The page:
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For those that haven’t already read or heard about it, Fourth Circuit Judge J. Harvie Wilkinson has written an essay forthcoming in the Virginia Law Review entitled “Of Guns, Abortion, and the Unraveling of the Rule of Law,” see here.  In the piece, Judge Wilkinson compares District of Columbia v. Heller to Roe v. Wade in four respects: “an absence of a commitment to textualism; a willingness to embark on a complex endeavor that will require fine-tuning over many years of litigation; a failure to respect legislative judgments; and a rejection of principles of federalism.”  Like Roe, Wilkinson asserts that Heller represents “an act of judicial aggrandizement” that takes power from the political branches of government and gives it to the judicial branch.  There has already been some academic commentary about Judge Wilkinson’s essay on various blogs, see here, here, and here.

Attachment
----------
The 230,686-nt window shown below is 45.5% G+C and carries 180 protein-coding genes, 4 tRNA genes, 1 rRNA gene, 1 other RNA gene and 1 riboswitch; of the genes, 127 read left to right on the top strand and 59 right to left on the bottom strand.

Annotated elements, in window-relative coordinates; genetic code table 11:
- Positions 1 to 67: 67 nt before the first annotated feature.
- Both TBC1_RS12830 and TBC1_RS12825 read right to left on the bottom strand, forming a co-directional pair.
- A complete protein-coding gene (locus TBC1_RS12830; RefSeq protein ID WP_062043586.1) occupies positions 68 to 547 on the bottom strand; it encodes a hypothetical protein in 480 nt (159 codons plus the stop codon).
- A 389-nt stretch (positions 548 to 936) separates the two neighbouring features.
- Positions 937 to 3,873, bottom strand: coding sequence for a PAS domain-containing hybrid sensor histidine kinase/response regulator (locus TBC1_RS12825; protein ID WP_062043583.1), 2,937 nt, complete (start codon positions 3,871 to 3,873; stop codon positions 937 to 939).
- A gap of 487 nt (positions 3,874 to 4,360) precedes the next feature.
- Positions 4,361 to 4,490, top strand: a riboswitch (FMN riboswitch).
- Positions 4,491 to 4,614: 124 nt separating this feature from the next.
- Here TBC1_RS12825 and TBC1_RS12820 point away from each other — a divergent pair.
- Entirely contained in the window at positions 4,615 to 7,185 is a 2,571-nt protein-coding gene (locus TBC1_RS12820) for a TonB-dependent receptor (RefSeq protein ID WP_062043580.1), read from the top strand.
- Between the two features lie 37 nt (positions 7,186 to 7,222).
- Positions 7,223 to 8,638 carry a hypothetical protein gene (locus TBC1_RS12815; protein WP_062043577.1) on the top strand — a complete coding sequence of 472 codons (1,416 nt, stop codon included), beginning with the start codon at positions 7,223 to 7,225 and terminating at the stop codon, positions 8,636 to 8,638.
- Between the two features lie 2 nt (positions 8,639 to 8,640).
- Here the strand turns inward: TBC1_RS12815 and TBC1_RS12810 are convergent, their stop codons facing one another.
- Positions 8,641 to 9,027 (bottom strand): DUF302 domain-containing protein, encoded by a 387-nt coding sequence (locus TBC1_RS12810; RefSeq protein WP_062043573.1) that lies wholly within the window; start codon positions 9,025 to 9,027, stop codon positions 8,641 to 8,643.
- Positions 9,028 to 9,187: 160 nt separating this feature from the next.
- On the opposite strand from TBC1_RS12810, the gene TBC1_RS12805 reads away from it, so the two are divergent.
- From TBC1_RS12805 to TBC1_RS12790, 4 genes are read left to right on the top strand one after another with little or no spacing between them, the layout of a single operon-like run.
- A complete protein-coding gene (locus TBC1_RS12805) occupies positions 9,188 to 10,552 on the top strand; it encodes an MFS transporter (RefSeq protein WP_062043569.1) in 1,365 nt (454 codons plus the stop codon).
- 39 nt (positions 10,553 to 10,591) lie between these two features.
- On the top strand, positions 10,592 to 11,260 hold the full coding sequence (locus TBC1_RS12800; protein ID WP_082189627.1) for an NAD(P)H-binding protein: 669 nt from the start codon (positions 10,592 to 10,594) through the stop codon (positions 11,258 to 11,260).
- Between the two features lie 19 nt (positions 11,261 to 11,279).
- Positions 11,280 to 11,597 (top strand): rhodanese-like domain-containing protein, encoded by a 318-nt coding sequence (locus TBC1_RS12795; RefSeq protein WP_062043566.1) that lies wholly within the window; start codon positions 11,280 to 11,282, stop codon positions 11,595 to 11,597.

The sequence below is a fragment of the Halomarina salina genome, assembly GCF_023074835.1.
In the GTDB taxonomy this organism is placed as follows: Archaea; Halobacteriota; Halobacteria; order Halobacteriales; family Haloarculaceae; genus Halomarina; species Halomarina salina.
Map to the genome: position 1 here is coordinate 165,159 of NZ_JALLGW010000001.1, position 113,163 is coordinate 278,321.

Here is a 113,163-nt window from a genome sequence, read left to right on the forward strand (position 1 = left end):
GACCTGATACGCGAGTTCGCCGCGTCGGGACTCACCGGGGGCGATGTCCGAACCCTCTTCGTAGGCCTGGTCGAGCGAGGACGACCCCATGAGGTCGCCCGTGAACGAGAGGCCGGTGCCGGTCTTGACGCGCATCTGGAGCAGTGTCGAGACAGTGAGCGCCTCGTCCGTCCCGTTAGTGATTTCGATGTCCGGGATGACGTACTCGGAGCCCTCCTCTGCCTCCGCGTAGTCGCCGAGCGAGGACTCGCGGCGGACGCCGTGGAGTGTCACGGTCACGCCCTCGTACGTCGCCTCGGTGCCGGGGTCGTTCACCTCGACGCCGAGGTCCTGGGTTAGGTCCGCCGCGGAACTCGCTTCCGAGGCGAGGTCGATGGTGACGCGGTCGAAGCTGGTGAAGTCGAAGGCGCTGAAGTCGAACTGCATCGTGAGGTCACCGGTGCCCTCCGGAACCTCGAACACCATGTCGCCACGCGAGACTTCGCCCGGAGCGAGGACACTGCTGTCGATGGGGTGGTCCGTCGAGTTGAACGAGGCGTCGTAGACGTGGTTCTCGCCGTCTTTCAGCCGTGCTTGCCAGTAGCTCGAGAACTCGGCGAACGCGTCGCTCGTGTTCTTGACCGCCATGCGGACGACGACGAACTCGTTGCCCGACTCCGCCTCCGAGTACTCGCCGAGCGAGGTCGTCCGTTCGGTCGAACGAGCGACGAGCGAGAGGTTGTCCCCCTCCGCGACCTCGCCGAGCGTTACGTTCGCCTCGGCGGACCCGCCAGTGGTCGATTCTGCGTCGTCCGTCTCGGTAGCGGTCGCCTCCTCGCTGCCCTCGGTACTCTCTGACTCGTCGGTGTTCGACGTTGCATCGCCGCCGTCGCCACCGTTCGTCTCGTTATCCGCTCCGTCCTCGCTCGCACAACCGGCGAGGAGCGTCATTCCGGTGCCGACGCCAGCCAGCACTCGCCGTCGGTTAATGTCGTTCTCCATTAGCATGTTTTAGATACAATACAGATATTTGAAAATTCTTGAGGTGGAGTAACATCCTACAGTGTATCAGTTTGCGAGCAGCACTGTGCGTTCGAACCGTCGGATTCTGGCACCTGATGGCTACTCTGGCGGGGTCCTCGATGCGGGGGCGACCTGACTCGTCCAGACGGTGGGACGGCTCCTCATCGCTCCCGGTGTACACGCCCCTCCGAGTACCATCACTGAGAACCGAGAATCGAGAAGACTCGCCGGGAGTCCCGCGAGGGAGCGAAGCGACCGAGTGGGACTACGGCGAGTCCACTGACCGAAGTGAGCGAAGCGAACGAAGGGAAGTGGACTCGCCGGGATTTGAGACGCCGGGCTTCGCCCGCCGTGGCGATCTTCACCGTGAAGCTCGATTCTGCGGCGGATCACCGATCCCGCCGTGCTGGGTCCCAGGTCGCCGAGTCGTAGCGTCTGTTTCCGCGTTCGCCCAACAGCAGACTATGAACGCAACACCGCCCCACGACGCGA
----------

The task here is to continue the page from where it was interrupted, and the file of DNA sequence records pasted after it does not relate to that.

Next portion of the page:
In response to Judge Wilkinson’s essay, Nelson Lund and David Kopel have posted “Unraveling Judicial Restraint: Guns, Abortion, and the Faux Conservatism of J. Harvie Wilkinson III” on SSRN, see here.  Similar to the Wilkinson piece, the Lund and Kopel piece has been heavily downloaded.  In a strongly-worded critique of Judge Wilkinson, the authors argue that, unlike the right to abortion recognized in Roe, “the right of the people to keep and bear arms is in the Constitution” and thus the analogy between Roe and Heller is inapt.  In particular, the authors challenge Judge Wilkinson’s contention that Justices Scalia and Stevens essentially argued to a draw in their respective Heller opinions.  For those interested in Heller, I would suggest reading both articles.